Fr. Stephen on how things were before “the project of modernity,” and how things remain an Classical Christianity:
Christian civilization ended somewhere around the time that the modern world began. The Modern Project has not asked how it could save Christian civilization – that civilization was its enemy from the beginning …Sola Scriptura was … first and foremost a wedge used to dismiss the Classical Church and its Traditions. Like the American Constitution, Scripture has been “evolving” ever since.
Today Classical Christianity has not disappeared. It remains and is a thorn in the side of modernity. The popular media keep a constant watch on the Vatican, hoping for any sign that its classical foundations are slipping. Orthodoxy in its resurrected Russian vehemence is characterized as allied with a “thug,” and as thoroughly reactionary.
Meanwhile, Christianity in its classical form is set upon a difficult road. The temptation is simply to be reactionary – to see itself as the conservative “choice,” in which case the Modern Project will be complete. For if Christianity will simply agree to be a choice then it can be understood (and marginalized). It is, however, the Classical contention that we are not the product of our own choices, that our lives are defined by God’s gracious gift and that all things are relative to God alone that flies in the face of the modern world. It is the place of Tradition – something given that is not a choice – that refuses to yield to modern pressures.
I understand the temptation simply to be reactionary, because what Fr. Stephen elsewhere refers to as “anti-sacramental” “ideology” is where I came to Orthodoxy from, and it’s the baggage I’m still involuntarily carrying:
The anti-sacramentalism (and non-sacramentalism) of some Christian groups is among the most unwittingly pernicious of all modern errors. Thought to be an argument about a minor point of doctrine, it is, instead, the collapse of the world into the empty literalism of secularity. In the literalism of the modern world (where a thing is a thing is a thing), nothing is ever more than what is seen. Thus every spiritual reality, every mystery, must be referred elsewhere – generally to the mind of God and the believer. Christianity becomes an ideology and a fantasy …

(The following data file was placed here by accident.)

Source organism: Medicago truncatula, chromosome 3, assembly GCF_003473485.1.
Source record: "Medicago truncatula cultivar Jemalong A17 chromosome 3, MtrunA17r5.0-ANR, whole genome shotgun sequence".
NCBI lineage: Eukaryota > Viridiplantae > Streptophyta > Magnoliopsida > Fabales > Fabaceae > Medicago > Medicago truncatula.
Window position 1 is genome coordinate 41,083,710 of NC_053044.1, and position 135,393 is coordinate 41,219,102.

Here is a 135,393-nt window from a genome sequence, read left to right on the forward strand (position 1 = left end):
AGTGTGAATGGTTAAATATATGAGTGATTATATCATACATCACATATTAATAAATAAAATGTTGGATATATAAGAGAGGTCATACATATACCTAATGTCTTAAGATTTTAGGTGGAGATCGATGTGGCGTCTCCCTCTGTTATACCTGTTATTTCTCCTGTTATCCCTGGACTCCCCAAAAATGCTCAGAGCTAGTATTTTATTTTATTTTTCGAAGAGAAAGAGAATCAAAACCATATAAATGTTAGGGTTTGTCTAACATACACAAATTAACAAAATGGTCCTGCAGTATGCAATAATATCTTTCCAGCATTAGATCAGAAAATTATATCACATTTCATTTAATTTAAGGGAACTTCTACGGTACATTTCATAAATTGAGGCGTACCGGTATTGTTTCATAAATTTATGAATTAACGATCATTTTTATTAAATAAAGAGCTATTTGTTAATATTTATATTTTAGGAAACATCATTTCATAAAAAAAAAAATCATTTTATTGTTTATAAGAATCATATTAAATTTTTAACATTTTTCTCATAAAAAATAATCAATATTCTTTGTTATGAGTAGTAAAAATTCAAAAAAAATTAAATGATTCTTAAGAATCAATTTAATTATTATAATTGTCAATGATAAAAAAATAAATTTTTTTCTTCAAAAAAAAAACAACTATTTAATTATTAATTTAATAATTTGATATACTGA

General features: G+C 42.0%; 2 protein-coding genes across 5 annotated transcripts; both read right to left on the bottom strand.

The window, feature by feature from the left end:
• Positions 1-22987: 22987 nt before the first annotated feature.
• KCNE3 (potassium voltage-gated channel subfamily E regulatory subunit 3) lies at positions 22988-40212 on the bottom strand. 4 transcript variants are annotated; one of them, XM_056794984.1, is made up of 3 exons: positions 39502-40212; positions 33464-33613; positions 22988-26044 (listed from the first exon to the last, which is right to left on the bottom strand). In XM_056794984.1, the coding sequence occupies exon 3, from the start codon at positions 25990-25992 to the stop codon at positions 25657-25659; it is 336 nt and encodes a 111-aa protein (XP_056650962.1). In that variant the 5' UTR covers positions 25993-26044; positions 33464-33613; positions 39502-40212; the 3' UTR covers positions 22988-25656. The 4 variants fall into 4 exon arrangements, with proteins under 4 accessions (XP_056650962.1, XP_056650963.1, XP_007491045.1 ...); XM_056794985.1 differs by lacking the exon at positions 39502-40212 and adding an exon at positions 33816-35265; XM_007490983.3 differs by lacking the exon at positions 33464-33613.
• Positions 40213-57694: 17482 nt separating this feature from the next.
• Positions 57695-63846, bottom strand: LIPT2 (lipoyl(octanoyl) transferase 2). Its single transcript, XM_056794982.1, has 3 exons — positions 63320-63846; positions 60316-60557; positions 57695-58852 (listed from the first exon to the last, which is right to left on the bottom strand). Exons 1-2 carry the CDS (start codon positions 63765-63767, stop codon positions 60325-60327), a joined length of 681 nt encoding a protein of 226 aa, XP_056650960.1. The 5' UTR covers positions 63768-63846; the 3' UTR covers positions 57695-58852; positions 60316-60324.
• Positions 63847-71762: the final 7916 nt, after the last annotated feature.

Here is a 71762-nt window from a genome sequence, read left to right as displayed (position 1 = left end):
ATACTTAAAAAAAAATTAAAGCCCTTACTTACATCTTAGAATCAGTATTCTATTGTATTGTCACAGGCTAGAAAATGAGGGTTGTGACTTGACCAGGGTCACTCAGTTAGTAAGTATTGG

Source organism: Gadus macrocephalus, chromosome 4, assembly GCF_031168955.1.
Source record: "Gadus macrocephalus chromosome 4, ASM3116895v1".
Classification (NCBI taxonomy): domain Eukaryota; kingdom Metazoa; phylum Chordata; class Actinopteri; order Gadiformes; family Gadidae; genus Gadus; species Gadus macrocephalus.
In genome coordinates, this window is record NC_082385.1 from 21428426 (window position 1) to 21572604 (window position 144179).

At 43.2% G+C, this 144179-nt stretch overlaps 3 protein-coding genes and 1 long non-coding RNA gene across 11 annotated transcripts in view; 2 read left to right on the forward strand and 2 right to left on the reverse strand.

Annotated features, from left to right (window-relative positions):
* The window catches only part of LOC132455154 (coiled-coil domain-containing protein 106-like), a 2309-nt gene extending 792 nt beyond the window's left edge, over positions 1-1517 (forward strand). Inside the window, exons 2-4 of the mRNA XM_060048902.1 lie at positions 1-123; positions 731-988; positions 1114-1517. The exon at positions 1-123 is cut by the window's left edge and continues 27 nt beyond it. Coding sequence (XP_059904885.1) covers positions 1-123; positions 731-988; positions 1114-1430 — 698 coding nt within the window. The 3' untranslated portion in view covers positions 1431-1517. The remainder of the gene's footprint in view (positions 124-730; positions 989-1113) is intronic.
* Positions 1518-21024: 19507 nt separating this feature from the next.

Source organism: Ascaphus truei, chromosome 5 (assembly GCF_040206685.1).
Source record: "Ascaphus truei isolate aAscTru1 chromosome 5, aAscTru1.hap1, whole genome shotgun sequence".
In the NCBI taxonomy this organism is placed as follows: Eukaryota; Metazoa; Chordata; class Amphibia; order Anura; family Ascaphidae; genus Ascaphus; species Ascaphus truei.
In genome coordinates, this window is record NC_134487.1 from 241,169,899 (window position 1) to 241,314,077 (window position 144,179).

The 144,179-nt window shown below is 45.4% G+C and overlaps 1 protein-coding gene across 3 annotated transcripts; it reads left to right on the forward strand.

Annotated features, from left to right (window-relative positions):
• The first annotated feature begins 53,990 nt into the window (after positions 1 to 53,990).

(Fr. Stephen earlier this week on theophany, which in Orthodoxy is focused on Christ’s Baptism, not the Magi, whence the sacramental emphasis).
One of the many virtues of theologian David Bentley Hart’s stunning new book, The Experience of God: Being, Consciousness, Bliss, is that it demolishes this facile, self-satisfied position, exposing how completely it relies on a straw man account of God for its cogency. Atheism may well be true; a society of secularists might get along just fine without any form of piety. But until those unbelievers confront the strongest cases for God, they will have failed truly and honestly to rout their infamous enemy.
(Damon Linker; H/T Rod Dreher) I have yet not read the book. Hart at what I’m assured is his most brilliant, specifically in The Beauty of the Infinite, proved too difficult for me, but he has written at a more popular level, too, such as Atheist Delusions and a regular column in First Things.
From the sublime to the, er, earth-bound:
In Going to Tehran, former analysts in both the Bush and Clinton administrations, the Leveretts offer a uniquely informed account of Iran as it actually is today, not as many have caricatured it or wished it to be. They show that Iran’s political order is not on the verge of collapse, that most Iranians still support the Islamic Republic, and that Iran’s regional influence makes it critical to progress in the Middle East. Drawing on years of research and access to high-level officials, the Leveretts’ indispensable work makes it clear that America must “go to Tehran” if it is to avert strategic catastrophe.
(Announcement of Leverett & Leverett, Going to Tehran: Why American Must Accept the Islamic Republic of Iran) Note, too, the insight of Daniel Larison, who has had it with Iran hawks’ “Munich” yammering (emphasis added):
The comparison doesn’t make any sense here, but not just for the usual reason that Iran makes for a very poor stand-in for Nazi Germany. When they compare diplomacy with Iran to the Munich conference, Iran hawks reliably get the roles backwards. If there is any “appeasement” going on in this dispute, Iran is engaging in it by trying to make enough concessions to forestall an attack from one or more states. The U.S. and its allies and clients are the ones threatening military action if their demands aren’t met, and Iran is the one being pressed to agree to terms under duress. If everyone in the Iranian government were as preoccupied with the “lessons of Munich” as so many American hawks are, they would have to assume that there is no point in negotiating with governments that are likely to turn around and attack them a little later.
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“The remarks made in this essay do not represent scholarly research. They are intended as topical stimulations for conversation among intelligent and informed people.” (Gerhart Niemeyer)